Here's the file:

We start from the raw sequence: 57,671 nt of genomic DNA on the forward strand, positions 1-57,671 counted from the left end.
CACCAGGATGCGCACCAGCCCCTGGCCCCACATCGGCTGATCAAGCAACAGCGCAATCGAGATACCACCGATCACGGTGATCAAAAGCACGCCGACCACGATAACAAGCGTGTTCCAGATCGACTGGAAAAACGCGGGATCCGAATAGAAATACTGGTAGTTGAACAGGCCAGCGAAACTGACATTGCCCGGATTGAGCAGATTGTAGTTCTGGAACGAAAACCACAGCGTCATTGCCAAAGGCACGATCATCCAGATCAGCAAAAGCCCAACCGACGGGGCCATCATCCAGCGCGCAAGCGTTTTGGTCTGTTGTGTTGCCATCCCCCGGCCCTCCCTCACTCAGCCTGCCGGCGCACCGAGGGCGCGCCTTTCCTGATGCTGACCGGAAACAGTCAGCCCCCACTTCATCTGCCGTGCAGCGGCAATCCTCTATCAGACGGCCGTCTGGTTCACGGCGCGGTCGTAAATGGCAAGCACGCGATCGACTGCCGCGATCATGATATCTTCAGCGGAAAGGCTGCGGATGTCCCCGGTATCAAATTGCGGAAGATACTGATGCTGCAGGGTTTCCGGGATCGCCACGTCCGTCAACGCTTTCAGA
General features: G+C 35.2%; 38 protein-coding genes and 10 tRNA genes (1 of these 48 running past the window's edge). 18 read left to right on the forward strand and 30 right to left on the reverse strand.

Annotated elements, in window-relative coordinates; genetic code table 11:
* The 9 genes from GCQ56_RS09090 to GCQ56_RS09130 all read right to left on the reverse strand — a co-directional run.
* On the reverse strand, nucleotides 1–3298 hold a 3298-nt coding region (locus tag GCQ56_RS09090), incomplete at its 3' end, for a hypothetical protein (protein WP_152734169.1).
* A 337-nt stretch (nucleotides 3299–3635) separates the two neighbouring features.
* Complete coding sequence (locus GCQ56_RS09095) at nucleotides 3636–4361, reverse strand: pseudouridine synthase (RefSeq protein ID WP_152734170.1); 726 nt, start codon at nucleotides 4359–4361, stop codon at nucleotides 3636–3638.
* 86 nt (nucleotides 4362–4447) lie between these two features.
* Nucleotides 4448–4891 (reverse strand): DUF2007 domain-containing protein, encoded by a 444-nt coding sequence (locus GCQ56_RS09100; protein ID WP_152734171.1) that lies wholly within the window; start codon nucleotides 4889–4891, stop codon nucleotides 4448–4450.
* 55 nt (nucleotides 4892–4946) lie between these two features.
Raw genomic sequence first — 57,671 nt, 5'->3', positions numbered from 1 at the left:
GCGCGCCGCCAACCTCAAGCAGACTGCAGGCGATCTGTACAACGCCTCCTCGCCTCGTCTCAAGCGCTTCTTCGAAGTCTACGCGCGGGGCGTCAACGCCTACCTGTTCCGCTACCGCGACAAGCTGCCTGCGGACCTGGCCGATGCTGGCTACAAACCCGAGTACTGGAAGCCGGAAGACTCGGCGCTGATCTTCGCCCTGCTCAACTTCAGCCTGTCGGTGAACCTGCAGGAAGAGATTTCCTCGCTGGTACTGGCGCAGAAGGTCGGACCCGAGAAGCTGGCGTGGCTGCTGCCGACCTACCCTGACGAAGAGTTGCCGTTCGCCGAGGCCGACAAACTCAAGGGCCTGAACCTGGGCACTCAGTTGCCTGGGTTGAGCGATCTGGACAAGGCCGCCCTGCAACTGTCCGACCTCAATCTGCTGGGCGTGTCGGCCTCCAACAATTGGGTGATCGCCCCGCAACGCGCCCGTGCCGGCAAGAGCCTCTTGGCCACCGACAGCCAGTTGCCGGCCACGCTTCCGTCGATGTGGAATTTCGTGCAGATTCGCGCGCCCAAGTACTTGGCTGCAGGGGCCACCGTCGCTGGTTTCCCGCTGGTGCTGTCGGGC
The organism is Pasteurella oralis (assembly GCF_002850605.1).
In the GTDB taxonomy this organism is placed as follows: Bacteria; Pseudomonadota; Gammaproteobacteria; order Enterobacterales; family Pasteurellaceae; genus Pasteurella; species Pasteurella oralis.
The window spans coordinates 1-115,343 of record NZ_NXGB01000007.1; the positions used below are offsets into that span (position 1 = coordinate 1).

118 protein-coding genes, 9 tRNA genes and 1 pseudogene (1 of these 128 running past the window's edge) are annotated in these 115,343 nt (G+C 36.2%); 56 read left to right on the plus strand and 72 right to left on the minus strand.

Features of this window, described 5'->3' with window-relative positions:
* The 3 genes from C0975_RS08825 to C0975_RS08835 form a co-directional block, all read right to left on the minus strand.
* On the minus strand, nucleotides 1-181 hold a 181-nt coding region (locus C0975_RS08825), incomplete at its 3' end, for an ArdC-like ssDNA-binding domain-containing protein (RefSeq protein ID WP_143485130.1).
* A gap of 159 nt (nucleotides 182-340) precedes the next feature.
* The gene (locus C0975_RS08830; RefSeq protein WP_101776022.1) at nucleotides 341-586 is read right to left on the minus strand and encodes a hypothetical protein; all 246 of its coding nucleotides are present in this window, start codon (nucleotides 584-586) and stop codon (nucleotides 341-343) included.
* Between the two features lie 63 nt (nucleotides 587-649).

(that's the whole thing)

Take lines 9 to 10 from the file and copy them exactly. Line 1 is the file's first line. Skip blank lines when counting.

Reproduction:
* 86 nt (nucleotides 4362–4447) lie between these two features.
* Nucleotides 4448–4891 (reverse strand): DUF2007 domain-containing protein, encoded by a 444-nt coding sequence (locus GCQ56_RS09100; protein ID WP_152734171.1) that lies wholly within the window; start codon nucleotides 4889–4891, stop codon nucleotides 4448–4450.